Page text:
Cob buildings, along with any ancient buildings made from natural materials, need to breathe.  Lime and earth plasters and renders allow moisture to pass through them.  This is especially important where there is no damp proof course present. The inevitable damp that comes from the ground can escape through the porous lime plaster.

Much of the restoration work we do involves removing impervious cement render, which has, over a period of time, led to damp problems.  By replacing it with lime plaster, the wall can slowly dry out, improving both the health of the building and the living environment.

Cob is a mixture of clay-based subsoil and straw. The subsoil should consist of 10-30% clay and some form of aggregate. This is sometimes naturally present in the subsoil or can be added during the mixing process. There is a huge variation in the material used as cob in ancient buildings from almost topsoil to strong heavy clay.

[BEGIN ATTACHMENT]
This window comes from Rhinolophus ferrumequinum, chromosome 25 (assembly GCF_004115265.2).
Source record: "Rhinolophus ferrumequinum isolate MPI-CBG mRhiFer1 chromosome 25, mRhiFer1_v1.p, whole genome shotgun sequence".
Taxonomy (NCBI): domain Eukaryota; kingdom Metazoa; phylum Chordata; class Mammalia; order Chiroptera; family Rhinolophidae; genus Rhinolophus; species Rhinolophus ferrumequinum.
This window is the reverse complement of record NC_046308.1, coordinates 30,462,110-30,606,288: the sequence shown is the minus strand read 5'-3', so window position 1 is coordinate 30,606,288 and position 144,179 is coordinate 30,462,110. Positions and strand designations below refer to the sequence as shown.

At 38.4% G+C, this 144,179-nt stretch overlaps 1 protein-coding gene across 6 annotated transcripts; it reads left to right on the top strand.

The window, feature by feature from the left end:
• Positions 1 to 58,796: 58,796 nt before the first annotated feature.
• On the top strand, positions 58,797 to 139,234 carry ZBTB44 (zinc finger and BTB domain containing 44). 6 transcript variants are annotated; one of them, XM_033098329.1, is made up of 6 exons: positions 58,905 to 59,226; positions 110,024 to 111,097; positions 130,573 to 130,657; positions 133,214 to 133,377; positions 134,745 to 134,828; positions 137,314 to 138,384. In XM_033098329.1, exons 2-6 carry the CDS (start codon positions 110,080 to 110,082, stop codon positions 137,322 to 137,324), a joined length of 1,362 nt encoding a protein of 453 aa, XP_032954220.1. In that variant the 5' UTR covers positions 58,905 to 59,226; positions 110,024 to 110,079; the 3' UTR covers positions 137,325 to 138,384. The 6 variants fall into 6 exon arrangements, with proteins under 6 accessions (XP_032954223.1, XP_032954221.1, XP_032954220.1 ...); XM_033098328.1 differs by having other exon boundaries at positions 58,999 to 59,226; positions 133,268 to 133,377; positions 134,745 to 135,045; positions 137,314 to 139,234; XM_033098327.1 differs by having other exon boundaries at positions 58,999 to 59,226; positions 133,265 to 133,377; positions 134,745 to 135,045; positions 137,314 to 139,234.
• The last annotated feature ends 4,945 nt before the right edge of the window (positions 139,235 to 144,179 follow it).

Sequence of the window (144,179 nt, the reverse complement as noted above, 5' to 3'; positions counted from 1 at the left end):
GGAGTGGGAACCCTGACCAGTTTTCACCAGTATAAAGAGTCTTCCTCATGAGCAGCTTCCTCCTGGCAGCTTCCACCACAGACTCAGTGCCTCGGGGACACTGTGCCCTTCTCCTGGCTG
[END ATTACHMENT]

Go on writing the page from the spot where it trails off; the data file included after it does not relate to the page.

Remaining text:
Because of the malleable nature of cob it is particularly suitable for sculpture and creating organic shapes within buildings.  It is almost harder to make a straight wall than a curvy one. 

Another benefit of building with cob is its capacity as a thermal store. During the summer months the walls absorb heat then let it out when the temperature drops. It was often said of a cob house that it was warm in winter and cool in summer.  Many garden walls were built of cob because of its ability to let out heat and protect delicate fruit.


In Devon there are around 20,000 cob buildings.

One third of the world’s population lives in buildings made of earth.

Cob buildings have great eco credentials, having low embodied energy and high thermal resistance.

Cob is common in the South West because the subsoil is particularly suitable.

Why Cob & Lime?